Historical Weapons
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08-08-2016, 09:06 AM
RE: Historical Weapons
Catapult vs Trebuchet

http://www.slate.com/blogs/quora/2016/07...lasobscura

What Are the Tactical Advantages of a Trebuchet Over a Catapult?

"It’s important to note, therefore, that catapults do more things than trebuchets do. They were frighteningly accurate, as both ancient sources and modern reconstructions attest. Dart-throwing catapults were, I kid you not, used to snipe individual soldiers off of fortification walls from far beyond bowshot (the longest range attested for a dart-thrower is 700 yards; the longest achieved by modern reconstructions something like 400—still way beyond the effective range of any bow ever made).”

[Image: 79420_catapult_md.gif]

Also known as a Ballista.

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“Ocean: A body of water occupying about two-thirds of a world made for man - who has no gills.”~ Ambrose Bierce
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10-08-2016, 05:20 AM
RE: Historical Weapons
Quote:Dart-throwing catapults were, I kid you not, used to snipe individual soldiers off of fortification walls from far beyond bowshot

what the actual fuck...
Those Romans were truly a smart bunch.

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10-08-2016, 05:41 AM
RE: Historical Weapons
(10-08-2016 05:20 AM)earmuffs Wrote:  
Quote:Dart-throwing catapults were, I kid you not, used to snipe individual soldiers off of fortification walls from far beyond bowshot

what the actual fuck...
Those Romans were truly a smart bunch.

How have I missed this thread?

The above is indeed true. Earmuffs, they used to flood the Flavian amphitheatre with water and hold naval battles. Seriously. Astounding.

I have to read this thread. I may contribute Asian weapons since I studied both Chinese and Japanese weapons and Korean staff for many years.

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10-08-2016, 07:10 AM
RE: Historical Weapons
A good old-fashioned pointy stick. Simple, cheap, and effective.

[Image: coal_mine_spear_wide.jpg]

Don't let those gnomes and their illusions get you down. They're just gnomes and illusions.

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10-08-2016, 08:14 AM
RE: Historical Weapons
(10-08-2016 07:10 AM)Old Man Marsh Wrote:  A good old-fashioned pointy stick. Simple, cheap, and effective.

[Image: coal_mine_spear_wide.jpg]

During the Vietnam war the Viet Cong used them very effectively, they called them Punji sticks.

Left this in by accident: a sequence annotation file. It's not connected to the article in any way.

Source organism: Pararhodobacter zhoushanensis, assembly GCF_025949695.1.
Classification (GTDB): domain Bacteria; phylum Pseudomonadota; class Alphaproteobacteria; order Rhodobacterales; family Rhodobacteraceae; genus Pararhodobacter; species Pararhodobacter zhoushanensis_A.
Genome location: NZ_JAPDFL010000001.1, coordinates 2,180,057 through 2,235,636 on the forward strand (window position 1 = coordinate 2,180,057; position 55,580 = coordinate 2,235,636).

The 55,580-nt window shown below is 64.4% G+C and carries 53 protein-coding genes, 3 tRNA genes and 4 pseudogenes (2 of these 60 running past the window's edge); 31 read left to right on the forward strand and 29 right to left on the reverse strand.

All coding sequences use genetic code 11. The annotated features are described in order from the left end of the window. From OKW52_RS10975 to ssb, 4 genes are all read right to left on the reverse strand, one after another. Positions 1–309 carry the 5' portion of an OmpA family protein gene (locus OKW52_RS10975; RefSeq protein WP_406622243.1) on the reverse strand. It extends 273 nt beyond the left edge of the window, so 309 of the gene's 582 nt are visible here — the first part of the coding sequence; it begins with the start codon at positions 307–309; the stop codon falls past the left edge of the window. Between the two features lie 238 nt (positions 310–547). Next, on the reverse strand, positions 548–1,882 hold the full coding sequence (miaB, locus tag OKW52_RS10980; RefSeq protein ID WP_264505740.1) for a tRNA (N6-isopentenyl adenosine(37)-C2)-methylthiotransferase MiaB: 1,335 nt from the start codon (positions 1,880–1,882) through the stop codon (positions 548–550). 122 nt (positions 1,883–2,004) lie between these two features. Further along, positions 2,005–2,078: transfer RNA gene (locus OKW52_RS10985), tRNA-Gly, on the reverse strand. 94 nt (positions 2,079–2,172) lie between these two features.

[Image: hqdefault.jpg]

“I am quite sure now that often, very often, in matters concerning religion and politics a man’s reasoning powers are not above the monkey’s.”~Mark Twain
“Ocean: A body of water occupying about two-thirds of a world made for man - who has no gills.”~ Ambrose Bierce
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11-08-2016, 03:09 PM
RE: Historical Weapons
Hi,

I'm recently into collecting and using hand catapults. Amazing power with half inch lead balls.

https://www.youtube.com/user/JoergSprave

Best fun is 'firing' into smooth water at 60yds+ ranges. Smile

D.
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11-08-2016, 05:04 PM (This post was last modified: 11-08-2016 05:10 PM by skyking.)
RE: Historical Weapons
We had wrist rockets as kids.
https://www.sausa.com/product.php?id=7&category=16

They produced a significant velocity, and I was good enough to shoot starlings off the power line.
We made our own devious rounds from lead wool and nails, ball bearings, crab apples.

EDIT: LOL, amazon won't sell the wrist rocket, only the ammo and accessories. Illegal in some jurisdictions, and Australia Big Grin
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11-08-2016, 05:11 PM
RE: Historical Weapons
Have not read the entire thread yet.

Roman boxers gloves were made rope soaked in oil with broken glass embedded in them.

Nasty.

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11-08-2016, 05:17 PM
RE: Historical Weapons
Here is an old Chinese weapon, the nine section whip. Each section is steel helt together by three rings. Very sharp blade. I used to perform with this. I have not done so in many years now.

Here is one blunted for practice.

[Image: 370839221_524.jpg]

Here is a performance.




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12-08-2016, 01:32 AM
RE: Historical Weapons
Presenting the Naginata:

[Image: naginata-feature-girl.png]

It's essentially a short sword on the end of a short polearm. It was used by both men and women, but was a favored weapon of females trained to fight, and often hung above the doorway as a weapon to grab in defense against someone trying to get in. If you're a fan of the movie The Last Samurai, as I am, you can see one being used by one of the older (male) warriors in the village, in several scenes where they're practicing together, and in the battle scenes.




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